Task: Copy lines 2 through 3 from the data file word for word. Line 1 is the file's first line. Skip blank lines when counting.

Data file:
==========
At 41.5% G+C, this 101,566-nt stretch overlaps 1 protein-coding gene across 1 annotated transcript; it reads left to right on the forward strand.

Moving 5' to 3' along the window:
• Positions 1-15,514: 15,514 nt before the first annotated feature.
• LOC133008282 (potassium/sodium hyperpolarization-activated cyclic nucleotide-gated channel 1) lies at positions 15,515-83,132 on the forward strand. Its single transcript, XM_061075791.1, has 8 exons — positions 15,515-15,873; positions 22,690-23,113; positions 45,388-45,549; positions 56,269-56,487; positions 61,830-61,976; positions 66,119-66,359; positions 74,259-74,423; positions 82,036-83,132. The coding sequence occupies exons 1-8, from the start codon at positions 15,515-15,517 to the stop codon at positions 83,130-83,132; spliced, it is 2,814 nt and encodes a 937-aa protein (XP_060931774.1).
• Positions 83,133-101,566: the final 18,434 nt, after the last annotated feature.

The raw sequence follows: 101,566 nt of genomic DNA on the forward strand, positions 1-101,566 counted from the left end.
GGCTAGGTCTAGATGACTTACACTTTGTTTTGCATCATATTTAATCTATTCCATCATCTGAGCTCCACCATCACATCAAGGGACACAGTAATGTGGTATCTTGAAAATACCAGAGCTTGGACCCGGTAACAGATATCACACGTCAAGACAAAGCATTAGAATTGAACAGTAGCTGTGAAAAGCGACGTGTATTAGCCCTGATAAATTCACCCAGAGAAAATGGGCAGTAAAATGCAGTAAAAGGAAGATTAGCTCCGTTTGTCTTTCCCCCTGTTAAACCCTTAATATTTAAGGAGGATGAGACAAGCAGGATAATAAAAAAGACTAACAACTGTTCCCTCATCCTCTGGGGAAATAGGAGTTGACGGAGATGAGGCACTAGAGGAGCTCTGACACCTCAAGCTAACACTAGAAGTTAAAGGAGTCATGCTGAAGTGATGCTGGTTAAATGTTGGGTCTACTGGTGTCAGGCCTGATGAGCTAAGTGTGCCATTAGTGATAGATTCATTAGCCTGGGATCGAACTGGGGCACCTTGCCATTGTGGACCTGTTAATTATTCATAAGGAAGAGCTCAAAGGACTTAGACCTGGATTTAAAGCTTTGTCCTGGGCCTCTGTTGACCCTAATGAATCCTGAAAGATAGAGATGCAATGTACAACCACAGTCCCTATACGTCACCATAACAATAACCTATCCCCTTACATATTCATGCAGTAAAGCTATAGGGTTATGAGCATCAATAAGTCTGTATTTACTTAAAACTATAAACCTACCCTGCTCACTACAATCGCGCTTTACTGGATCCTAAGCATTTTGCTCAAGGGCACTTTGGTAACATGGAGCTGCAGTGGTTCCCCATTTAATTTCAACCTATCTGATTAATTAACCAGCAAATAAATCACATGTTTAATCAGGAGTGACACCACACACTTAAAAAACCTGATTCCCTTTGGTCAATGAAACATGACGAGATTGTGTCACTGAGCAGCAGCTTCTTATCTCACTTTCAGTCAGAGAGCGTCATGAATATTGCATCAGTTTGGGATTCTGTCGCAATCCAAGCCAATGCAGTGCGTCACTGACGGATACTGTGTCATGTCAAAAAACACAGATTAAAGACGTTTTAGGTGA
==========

Moving 5' to 3' along the window:
• Positions 1-15,514: 15,514 nt before the first annotated feature.